I noticed policy consultant Terry Barnes berating health advocates recently about the need to suggest “offsets” when lobbying on medical budget issues.
It got me thinking about the way we reimburse medicines and the enormous financial pressure on the system we use to make medicines more accessible. It’s a great system. But where will the offsets come from?
I’ve often heard it said that our Pharmaceutical Benefits Scheme (PBS) is the “envy of the world”.
It takes an evidence-based, largely public-funded approach to the provision of medicines for Australians that need them. An expert advisory committee provides guidance to the government about which medicines can be cost-effectively reimbursed given the prospect of better health outcomes.
As medicines have become much more expensive to develop and manufacture – primarily driven by the growing acceptance of of biological medicines over the past two decades and the recent emergence of immuno-oncology agents for cancer – reimbursement has come to have more telling budget implications for the federal purse.
These issues are canvassed extensively in a new report just released (12/4/17) based on a roundtable convened by the George Institute for Global Health.
It provides some great food for thought and I offer a couple of additional observations here.
First, in advocating new listings on the PBS we’ve got to find candidates and approaches that will provide offsets. It can’t all be about constantly advocating for new, expensive medicines to be added, and added and added. We’ve got to provide offsets or substitutes for some that are already reimbursed.
This is why biosimilars are so important. They have the potential to deliver the same clinical outcomes as the medicines already listed – but at a fraction of the cost. So being ‘pro-biosimilars’ as a general approach strikes me as a sustainable policy.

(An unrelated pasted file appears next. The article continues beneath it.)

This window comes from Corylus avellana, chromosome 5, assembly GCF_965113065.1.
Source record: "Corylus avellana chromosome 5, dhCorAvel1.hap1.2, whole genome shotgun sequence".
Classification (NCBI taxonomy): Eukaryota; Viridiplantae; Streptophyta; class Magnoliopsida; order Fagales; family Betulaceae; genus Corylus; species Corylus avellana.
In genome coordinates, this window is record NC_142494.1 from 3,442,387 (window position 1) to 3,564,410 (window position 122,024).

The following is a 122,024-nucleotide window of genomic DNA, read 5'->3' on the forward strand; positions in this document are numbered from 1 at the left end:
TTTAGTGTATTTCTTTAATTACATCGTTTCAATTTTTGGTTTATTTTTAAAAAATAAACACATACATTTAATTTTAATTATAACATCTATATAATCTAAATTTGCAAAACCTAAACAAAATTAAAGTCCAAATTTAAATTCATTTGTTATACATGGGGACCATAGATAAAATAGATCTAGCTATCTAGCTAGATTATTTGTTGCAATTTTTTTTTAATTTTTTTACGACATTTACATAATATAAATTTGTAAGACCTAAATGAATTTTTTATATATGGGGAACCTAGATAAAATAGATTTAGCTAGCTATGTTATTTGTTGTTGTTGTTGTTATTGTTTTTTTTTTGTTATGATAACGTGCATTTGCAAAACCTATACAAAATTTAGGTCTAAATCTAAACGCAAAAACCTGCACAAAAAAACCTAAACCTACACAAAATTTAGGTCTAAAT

Second, if there are medicines that don’t meet the appropriately high levels of cost effectiveness set by the system, then we need to accept that not listing those medicines is good public health policy. It does little good for manufacturers and advocates to focus on just one side of the equation. If something is not being recommended then clearly there are some issues related to cost effectiveness or an expensive side effect profile. No number of media exclusives featuring affected patients – ironically often organised by agencies like ours – is going to change that.
We all just need to accept there are always two sides to every story about why a particular medicine is not being reimbursed.
So there’s my two additions to the discussion about the PBS. First, offsets via medicines that can bring the overall costs down to make the system more viable. Second, increased respect for the fact that the bar needs to be set high for new additions and if a specific medicine is being rejected it is being done so in the legitimate broader interest.